We are a mission-focused institution, and my role as dean is to support and advance our work towards that mission. Core to this is the question I’ve mentioned: How do we improve outcomes for students of all ages, colors, and contexts? At a more personal level, my work has also been motivated by issues of inequality and the challenges facing our most disadvantaged students. Therefore, I approach the deanship with our most vulnerable students constantly in mind. Many of my decisions will be focused on how we can leverage the talent, energy, and resources of HGSE, and the field more broadly, to support all students.

How do you view the role of higher education in the quest for access and equity?

Obviously, education does not end at grade 12. And we know that for most people, some education beyond high school is going to be needed to secure a well-paying job. Higher education also affords so many other benefits in terms of social development, health, and civic engagement. It is one of the very rare opportunities where students from all backgrounds and parts of the world can come together and learn from and with each other. That is vital in our increasingly diverse society.

It’s also important to remember higher education’s essential role in the quest for access and equity. There are so many students who have been failed by the K–12 system. For these students, higher education can be a second (or third or fourth) chance. It gives everyone — from recent high school graduates to working adults — the opportunity to do everything from get a liberal arts education to hone very specific vocational skills. And when you invest in the postsecondary education of a parent, it has the power to create a positive feedback mechanism for an entire family. So really all aspects of education from early childhood to higher education are linked, and our colleges and universities are important parts of this process.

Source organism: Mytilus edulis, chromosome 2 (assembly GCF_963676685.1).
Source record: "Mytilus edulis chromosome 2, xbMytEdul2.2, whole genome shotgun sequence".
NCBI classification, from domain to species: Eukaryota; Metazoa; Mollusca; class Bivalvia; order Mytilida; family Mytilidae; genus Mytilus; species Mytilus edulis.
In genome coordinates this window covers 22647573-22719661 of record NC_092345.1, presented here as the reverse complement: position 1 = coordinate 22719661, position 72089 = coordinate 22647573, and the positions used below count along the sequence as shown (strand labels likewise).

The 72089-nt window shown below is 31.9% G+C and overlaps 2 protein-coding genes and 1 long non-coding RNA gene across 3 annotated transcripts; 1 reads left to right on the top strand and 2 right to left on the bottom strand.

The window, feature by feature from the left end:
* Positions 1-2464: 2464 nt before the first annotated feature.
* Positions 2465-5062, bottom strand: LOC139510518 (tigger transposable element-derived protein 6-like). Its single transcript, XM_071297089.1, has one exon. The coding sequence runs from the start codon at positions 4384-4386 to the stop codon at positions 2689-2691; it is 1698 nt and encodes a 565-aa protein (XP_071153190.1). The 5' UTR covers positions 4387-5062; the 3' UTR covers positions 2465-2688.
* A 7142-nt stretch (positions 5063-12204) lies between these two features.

What does it mean to serve as the first black female dean of HGSE?

In many ways, it’s hard for me to comprehend the importance of this moment. I really see it reflected in the eyes of others. And I can easily imagine what my younger self would have felt witnessing this. I remember what it was like to be a first-year graduate student. I looked around and felt completely alone, both in terms of gender and race. But now, I’m joining the growing number of leaders who don’t look like the older, white men depicted in portraits around this institution. Now, this type of position is possible for all of us. So I do try to take the time to say: “I’m a person who has worked really hard and devoted myself to this field. If you are a person who’s working really hard and is also committed to this field, keep at it, and you are going to be here one day too.” My younger self would have been overjoyed and energized by a moment like this to dream about things that previously would have seemed unimaginable.

Given the history of my family, I so wish my grandparents were still alive to see this. I’m so glad my parents have had the chance to enjoy the moment. They have really seen and lived the history of change. The constant struggle, the steps backward, the questions of whether my child will be treated with respect? So for them, it is seeing a reality I don’t know they dared to dream. Of course, I’m not the first female leader. I’m not the first black female leader. But at a place like Harvard, this is something special. I think anyone of any identity would feel this way, but I do take special joy in it.